Picture: August 1960 - Patty Staigar (left - outside) racing against John Peoples (right - inside). Scorers and the flagger, Danny Rumpf, are on the far left.
Originally Published: 6/19/2013
Stock cars and go-karts highlighted the lives of many of us who grew up in mid-century Wilton. The race tracks were right in our Town!
In 1950, Mc Gregor Speedway was built on the Staigar property between Jones Road and what is now Gavin Park. It was an egg-shaped, banked oval, with the broader end of the oval touching what is now Meghan Ct. road. It ran parallel to Jones Road. It opened for business on August 13, 1950, and races were held on Sunday afternoons for about two years. Through a “google” search for McGregor Speedway in Wilton, NY, a 1964 aerial photo depicts the actual location of the track. The photo below is from Joe Staigar, compliments of Patty Staigar.
The creation of the speedway was possible in part through the sale of stock - 200 authorized speedway shares were sold for $10 each, as per Steve Harran. Thurlow Woodcock was the President of the Speedway and Robert Harran was the Treasurer. Many local people were involved with McGregor Speedway, including the Staigar, Harran, Smero, Woodcock, Parkhurst, Lasselle, Stover, Barney, Reulet, Helenek, Scott, Biss, Bryant, Farrell, Hames, Moses, Brownell, Freeman, and Bumgartner families. Steve Harran, the handicapper for the Sunday races and a frequent operator of Larry Lasselle’s track grader, shared: “This track was indeed a community event. A lot of individuals were involved behind the scenes such as the Woodcock’s, the Harran’s, the Lasselle’s, the Staigar’s and others who were instrumental in making this idea become a reality.”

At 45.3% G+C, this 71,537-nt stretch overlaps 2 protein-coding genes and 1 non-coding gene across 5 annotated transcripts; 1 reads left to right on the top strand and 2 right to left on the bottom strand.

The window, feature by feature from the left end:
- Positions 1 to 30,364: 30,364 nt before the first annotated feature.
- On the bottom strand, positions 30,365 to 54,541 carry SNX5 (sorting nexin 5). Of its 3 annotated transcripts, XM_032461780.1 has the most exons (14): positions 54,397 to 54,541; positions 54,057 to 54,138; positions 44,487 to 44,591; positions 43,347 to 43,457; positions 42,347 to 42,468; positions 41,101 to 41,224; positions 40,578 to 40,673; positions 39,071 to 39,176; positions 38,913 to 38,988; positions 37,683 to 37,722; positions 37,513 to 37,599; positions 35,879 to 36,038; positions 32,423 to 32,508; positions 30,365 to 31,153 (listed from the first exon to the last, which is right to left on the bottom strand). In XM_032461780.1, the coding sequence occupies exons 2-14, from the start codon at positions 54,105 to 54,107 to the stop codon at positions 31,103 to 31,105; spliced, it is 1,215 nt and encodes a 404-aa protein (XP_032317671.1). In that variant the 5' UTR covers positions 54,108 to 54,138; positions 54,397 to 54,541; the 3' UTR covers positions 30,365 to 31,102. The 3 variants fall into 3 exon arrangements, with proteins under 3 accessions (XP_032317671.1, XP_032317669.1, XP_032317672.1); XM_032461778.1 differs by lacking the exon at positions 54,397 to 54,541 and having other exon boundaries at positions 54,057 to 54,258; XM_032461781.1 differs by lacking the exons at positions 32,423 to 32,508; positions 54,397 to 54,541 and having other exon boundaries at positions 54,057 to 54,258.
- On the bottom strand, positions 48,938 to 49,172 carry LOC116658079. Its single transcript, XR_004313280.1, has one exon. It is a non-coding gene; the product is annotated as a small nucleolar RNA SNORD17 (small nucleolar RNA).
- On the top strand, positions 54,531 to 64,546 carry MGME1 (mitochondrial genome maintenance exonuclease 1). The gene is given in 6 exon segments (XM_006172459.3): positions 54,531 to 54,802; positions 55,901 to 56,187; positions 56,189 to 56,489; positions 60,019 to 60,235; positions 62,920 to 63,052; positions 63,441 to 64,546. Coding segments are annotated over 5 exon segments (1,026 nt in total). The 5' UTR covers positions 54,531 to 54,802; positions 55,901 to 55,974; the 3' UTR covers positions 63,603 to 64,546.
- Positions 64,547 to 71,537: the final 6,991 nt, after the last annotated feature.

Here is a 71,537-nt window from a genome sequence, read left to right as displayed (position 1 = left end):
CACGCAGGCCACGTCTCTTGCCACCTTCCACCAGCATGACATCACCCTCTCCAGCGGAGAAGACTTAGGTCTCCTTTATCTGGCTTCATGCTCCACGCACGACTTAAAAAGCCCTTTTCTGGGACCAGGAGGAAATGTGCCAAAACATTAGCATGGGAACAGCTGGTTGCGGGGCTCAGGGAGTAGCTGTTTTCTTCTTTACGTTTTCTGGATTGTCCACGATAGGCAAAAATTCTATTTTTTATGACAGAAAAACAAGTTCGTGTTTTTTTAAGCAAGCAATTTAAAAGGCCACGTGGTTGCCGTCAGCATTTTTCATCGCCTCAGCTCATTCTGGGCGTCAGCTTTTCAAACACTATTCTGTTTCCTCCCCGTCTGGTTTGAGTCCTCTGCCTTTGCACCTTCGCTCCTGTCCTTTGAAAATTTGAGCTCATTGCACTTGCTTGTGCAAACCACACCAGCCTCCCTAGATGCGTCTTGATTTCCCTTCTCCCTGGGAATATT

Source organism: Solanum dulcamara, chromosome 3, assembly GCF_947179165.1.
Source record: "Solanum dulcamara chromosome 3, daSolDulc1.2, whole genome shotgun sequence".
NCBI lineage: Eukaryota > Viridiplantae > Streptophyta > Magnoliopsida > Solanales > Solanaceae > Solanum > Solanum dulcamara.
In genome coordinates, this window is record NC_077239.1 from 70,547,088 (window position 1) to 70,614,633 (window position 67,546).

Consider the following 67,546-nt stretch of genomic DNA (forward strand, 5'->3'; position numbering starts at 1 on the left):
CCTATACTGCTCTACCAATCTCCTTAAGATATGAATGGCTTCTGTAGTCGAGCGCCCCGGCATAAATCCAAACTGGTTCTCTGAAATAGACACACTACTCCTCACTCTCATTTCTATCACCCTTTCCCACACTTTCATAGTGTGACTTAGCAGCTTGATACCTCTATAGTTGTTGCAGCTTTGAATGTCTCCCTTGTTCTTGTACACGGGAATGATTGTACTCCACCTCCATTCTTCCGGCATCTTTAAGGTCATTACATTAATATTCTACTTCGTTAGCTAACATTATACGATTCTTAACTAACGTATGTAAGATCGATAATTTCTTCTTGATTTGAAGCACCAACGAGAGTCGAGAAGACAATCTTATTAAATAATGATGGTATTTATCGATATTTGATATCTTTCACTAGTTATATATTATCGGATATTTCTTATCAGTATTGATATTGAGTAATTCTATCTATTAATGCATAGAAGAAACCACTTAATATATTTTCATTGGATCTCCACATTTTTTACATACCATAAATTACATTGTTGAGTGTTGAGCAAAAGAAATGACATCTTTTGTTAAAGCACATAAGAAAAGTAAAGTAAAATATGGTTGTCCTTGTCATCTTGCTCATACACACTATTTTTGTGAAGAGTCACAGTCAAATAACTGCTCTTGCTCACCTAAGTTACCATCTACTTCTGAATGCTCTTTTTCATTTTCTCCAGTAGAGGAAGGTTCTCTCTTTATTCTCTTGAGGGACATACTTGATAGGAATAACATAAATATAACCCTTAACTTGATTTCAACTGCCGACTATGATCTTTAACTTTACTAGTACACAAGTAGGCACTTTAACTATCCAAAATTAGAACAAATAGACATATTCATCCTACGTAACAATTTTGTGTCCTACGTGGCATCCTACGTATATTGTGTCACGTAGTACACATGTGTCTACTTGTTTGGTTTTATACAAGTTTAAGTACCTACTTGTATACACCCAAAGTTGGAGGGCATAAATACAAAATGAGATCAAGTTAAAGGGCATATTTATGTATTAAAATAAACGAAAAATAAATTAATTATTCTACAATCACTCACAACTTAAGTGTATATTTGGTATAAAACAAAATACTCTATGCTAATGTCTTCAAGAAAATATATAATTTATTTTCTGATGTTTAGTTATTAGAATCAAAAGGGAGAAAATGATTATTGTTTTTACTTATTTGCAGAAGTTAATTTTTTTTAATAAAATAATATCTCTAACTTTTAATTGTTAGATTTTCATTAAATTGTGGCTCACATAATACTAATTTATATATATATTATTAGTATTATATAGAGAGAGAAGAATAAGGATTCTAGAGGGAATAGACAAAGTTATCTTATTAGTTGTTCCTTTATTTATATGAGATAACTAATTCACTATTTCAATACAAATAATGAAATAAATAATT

In the early sixties, a go-kart track (Wilton Speedway) was built by Jim Moskos, where the current Moskos RV site is located on Route 9, near Daniels Road. Moskos owned a bar and restaurant, and the track was built behind that building, which burned a few years after the track opened. The track operated for about four years, and karts raced there from all over the region. There were classes for Juniors (up to 15 years of age) and Seniors (16 and older). Trophies were earned, and lots of people enjoyed the Sunday afternoon races.
This is the fourth of several columns by Dick Lasselle about various aspects of life in Wilton. Dick grew up on Putnam Lane in Wilton, just off Jones road, and now lives on property that was part of the Putnam farm originally owned by his great-grandparents. Dick’s sister, Linda Baker, and his mom, Doris Lasselle, are contributing toward the development of these articles.